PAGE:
Posted on June 9th, 2014 by

The White House last week unveiled a plan to drastically reduce greenhouse gas emissions from the nation’s existing power plants.  The Clean Power Plan gives states flexibility in achieving target reductions – including a nearly 50% cut for New Hampshire.

EPA state goals

This chart, compiled by Financial Times based on EPA data, shows individual states’ carbon reduction targets. Source: Financial Times via EPA data

While the New England region may be well prepared to meet the new standards, through participation in the cap-and-trade program known as the Regional Greenhouse Gas Initiative, the Clean Power Plan will, no doubt, influence decisions about where and how we get our power. As it is, existing oil and coal plants in the region are aging and retiringLower-carbon sources of generation are being proposed to fill the gap left by shuttered power plants.  But we are still a long way from realizing our cleaner energy future.

Some projects find themselves stuck between opponents and regulators.  The melting pot of solutions is stirred by questions like “what’s really green, what’s reliable, and what should the public be expected to pay?” Even differing technologies are battling it out and, in some cases, squeezing one another out of viability.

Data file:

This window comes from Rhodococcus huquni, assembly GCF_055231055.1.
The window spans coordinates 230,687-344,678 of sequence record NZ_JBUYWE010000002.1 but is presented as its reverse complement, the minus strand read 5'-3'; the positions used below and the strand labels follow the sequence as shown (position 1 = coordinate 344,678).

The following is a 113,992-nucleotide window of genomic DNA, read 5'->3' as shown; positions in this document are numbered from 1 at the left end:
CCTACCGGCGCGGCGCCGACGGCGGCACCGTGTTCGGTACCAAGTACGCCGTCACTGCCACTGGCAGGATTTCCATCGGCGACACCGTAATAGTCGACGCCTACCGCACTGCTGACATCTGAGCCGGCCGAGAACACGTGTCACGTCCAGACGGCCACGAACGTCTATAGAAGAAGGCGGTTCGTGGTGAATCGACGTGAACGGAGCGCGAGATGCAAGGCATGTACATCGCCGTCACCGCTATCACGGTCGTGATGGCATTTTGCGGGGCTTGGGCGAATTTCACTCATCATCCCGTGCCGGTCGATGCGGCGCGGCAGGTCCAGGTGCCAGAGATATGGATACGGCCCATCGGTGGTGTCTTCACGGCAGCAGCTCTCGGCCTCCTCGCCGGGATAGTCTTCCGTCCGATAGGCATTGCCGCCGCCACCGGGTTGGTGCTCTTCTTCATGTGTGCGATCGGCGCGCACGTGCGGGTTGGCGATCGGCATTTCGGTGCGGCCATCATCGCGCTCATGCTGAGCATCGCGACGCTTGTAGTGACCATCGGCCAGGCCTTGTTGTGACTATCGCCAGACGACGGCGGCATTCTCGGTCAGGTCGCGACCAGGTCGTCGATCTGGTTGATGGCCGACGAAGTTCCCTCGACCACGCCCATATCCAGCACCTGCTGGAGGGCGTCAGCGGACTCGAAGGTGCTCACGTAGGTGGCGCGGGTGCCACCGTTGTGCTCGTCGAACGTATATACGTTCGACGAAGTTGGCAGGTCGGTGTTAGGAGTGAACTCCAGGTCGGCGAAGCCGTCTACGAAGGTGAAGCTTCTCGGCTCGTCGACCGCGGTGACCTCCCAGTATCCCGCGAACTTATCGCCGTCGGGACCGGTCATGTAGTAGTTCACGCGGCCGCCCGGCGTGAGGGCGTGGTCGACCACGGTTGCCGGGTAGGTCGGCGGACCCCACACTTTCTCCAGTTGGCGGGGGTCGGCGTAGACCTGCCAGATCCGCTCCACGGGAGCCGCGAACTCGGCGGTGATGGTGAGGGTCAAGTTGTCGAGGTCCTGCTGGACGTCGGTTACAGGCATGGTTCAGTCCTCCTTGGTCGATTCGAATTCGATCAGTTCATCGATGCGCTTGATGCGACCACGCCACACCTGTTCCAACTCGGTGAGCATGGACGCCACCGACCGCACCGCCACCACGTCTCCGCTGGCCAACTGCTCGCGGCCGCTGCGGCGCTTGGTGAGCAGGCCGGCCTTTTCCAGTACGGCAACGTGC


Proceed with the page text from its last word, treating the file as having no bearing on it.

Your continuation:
Developers, policy makers, and industry analysts all point, time and again, to a dynamic energy future that relies on many diverse sources which deliver lower costs and greater reliability.  But we won’t realize those attributes if the disagreements of the few continue to stifle projects that stand to benefit everyone.

States would see widely different requirements under EPA’s CO2 rule
(SNL)

N.H. Likely Has Proposed Carbon Limits ‘In The Bag’
(NHPR)

Mt. Tom coal plant to close in fall
(Boston Globe)

Possible biomass plant proposed for VY site
(Brattleboro Reformer)

The gas-fired power plant planned for Salem likely won’t be done in time
(Boston Business Journal)

Group challenges Maine, New England gas-line expansion plan
(Portland Press Herald)

Lawmakers pledge to fight gas pipeline
(Greenfield Recorder)

The Potential Downside of Natural Gas
(New York Times)

 


Posted on June 9th, 2014 by

Posted In: Energy Brief